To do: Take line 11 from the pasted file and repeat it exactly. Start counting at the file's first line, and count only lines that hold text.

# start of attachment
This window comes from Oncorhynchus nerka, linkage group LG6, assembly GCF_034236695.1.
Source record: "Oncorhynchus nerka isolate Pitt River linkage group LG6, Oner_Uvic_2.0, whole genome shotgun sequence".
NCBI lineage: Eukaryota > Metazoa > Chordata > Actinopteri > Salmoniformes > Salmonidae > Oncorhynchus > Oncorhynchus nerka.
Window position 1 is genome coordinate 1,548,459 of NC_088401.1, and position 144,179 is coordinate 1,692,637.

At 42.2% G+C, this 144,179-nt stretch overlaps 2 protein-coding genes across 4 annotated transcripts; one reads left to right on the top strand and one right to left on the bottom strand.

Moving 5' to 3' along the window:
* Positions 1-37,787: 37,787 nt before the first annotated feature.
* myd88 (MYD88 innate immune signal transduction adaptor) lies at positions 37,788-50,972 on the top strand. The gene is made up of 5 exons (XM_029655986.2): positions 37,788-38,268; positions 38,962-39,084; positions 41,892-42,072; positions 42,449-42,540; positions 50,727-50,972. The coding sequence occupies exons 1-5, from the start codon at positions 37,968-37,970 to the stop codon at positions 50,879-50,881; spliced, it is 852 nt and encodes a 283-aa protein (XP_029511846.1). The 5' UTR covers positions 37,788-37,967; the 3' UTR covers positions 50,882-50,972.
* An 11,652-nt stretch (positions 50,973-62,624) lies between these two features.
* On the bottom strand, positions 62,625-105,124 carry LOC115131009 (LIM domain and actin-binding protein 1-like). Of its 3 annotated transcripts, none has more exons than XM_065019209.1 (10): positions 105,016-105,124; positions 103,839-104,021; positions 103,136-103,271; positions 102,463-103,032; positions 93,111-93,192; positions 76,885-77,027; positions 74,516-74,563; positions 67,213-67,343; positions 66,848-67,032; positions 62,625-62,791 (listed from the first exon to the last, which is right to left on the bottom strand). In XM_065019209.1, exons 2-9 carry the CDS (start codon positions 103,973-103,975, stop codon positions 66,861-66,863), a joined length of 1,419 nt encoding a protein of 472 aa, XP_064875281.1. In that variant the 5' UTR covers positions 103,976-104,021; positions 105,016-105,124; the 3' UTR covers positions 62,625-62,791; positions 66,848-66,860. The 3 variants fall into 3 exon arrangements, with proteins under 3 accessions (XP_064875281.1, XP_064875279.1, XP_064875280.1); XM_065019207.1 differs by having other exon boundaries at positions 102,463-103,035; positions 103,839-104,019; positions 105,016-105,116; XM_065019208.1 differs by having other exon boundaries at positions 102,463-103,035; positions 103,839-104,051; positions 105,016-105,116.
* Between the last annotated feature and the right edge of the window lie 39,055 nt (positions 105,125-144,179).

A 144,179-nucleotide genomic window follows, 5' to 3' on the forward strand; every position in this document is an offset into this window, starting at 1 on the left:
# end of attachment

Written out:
* Between the last annotated feature and the right edge of the window lie 39,055 nt (positions 105,125-144,179).